Patterns and Correlates of Deliberate Abstinence Among Men and Women With HIV/AIDS
July 10, 2006
The authors analyzed the HIV Cost and Services Utilization Study data set to assess patterns and correlates of deliberate sexual abstinence among HIV-positive gay/bisexual men, heterosexual men, and women. HCUS examined a representative sample of the adult U.S. population in care for HIV/AIDS.
The researchers hypothesized that gay/bisexual men would be less likely to deliberately abstain than women and heterosexual men, and that attitudinal factors about responsibility for transmission and substance use would be important predictors of abstinence for them. The investigators also hypothesized that physical and mental health functioning and disease progression influence the decision to abstain, regardless of gender or sexual orientation. They controlled for what they considered a likely strong negative association between having a primary relationship partner and deliberate abstinence.
Of the 1,339 HCUS respondents whose data were analyzed, 415 participants reported being sexually inactive in the previous six months. Of those, 201 were deliberately abstinent. More women (18 percent) and heterosexual men (18 percent) were deliberately abstinent than gay/bisexual men (11 percent).
In multivariate analysis, the investigators found that the likelihood of deliberate abstinence was higher among women and heterosexual men, older participants, and those with a stronger sense of responsibility. It was lower among those with a primary relationship partner/spouse, those on antiretroviral therapy, subjects with CD4 counts of 50 or higher, and drinkers.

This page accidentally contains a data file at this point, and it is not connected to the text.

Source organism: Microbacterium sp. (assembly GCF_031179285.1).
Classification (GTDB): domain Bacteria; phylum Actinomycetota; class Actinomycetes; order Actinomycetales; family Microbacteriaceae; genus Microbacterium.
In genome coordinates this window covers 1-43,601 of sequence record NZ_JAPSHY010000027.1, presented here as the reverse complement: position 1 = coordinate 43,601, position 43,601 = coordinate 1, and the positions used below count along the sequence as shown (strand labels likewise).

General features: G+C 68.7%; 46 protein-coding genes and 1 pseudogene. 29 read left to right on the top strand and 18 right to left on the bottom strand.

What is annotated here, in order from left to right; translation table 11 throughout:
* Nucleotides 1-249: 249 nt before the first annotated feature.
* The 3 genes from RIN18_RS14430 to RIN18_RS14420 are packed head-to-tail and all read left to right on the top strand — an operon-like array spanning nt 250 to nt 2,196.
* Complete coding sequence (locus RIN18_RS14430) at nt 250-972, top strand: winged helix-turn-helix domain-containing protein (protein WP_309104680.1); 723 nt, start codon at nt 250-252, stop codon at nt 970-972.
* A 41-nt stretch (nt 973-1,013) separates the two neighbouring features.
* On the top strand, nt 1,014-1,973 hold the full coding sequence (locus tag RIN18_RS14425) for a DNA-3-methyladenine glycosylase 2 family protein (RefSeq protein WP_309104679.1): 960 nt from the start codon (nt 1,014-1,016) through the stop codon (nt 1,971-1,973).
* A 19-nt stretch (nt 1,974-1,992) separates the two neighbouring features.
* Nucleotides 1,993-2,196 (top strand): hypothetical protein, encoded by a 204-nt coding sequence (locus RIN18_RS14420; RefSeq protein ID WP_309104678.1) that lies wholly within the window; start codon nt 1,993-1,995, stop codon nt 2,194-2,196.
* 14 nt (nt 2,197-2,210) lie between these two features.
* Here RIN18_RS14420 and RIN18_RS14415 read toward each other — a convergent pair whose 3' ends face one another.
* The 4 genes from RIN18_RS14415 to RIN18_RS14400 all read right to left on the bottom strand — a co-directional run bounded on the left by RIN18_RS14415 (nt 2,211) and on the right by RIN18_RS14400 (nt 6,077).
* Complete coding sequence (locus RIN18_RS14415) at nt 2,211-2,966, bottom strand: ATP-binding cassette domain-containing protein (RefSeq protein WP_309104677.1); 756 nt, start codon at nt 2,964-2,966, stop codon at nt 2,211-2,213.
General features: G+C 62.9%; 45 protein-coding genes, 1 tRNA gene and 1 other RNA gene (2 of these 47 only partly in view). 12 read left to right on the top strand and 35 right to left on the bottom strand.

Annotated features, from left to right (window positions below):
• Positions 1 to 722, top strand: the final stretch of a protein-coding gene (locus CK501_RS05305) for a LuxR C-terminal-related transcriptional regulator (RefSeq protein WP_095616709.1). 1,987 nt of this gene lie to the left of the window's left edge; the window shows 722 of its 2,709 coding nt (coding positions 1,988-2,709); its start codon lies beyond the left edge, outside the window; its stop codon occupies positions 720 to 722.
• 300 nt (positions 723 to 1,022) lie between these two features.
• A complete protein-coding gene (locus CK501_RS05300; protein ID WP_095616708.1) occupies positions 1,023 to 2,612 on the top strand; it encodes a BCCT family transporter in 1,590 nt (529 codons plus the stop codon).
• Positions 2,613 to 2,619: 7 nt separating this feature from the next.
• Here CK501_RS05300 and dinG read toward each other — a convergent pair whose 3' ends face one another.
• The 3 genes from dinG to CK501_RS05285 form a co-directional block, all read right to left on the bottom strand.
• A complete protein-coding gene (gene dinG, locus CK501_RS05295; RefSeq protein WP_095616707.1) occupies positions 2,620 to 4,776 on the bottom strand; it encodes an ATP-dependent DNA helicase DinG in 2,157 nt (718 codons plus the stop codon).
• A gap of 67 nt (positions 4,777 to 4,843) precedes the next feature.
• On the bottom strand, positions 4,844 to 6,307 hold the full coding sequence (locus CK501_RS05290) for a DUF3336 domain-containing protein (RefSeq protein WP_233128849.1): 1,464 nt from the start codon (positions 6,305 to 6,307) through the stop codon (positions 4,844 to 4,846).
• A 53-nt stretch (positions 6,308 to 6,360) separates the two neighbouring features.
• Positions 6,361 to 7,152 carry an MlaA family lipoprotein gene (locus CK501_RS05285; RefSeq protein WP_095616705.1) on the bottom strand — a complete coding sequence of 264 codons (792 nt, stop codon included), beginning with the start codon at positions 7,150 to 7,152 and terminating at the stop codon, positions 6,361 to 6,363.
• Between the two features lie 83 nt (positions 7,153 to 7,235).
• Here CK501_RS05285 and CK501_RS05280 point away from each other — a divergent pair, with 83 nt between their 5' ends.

The researchers found that higher perceived responsibility for limiting disease transmission and non-drinking status were related to deliberate abstinence only among gay men. Worse health was associated with deliberate abstinence only among heterosexual men.
"Perhaps because HIV is more common in gay communities, abstinence choice may be more closely linked to a higher sense of responsibility for reducing transmission among gay/bisexual men, and their illness may be less of an impediment to sexual activity," the authors wrote.
"In a national probability sample, nearly one-fifth of women and heterosexual men, and slightly more than one-tenth of gay/bisexual men, chose to abstain from sexual intercourse, and their reasons varied by gender and sexual orientation," the authors concluded. "Our findings can inform the design of secondary prevention interventions by suggesting one potential strategy to reduce transmission risk that is acceptable to and currently practiced by a substantial proportion of people with HIV."
American Journal of Public Health
06.06; Vol. 96; No. 6: P.1078-1984; Laura M. Bogart, Ph.D.; Rebecca L. Collins, Ph.D.; David E. Kanouse, Ph.D.; William Cunningham, M.D., M.P.H.; Robin Beckman, M.P.H.; Daniela Golinelli, Ph.D.; Chloe E. Bird, Ph.D.
This article was provided by CDC National Prevention Information Network. It is a part of the publication CDC HIV/Hepatitis/STD/TB Prevention News Update.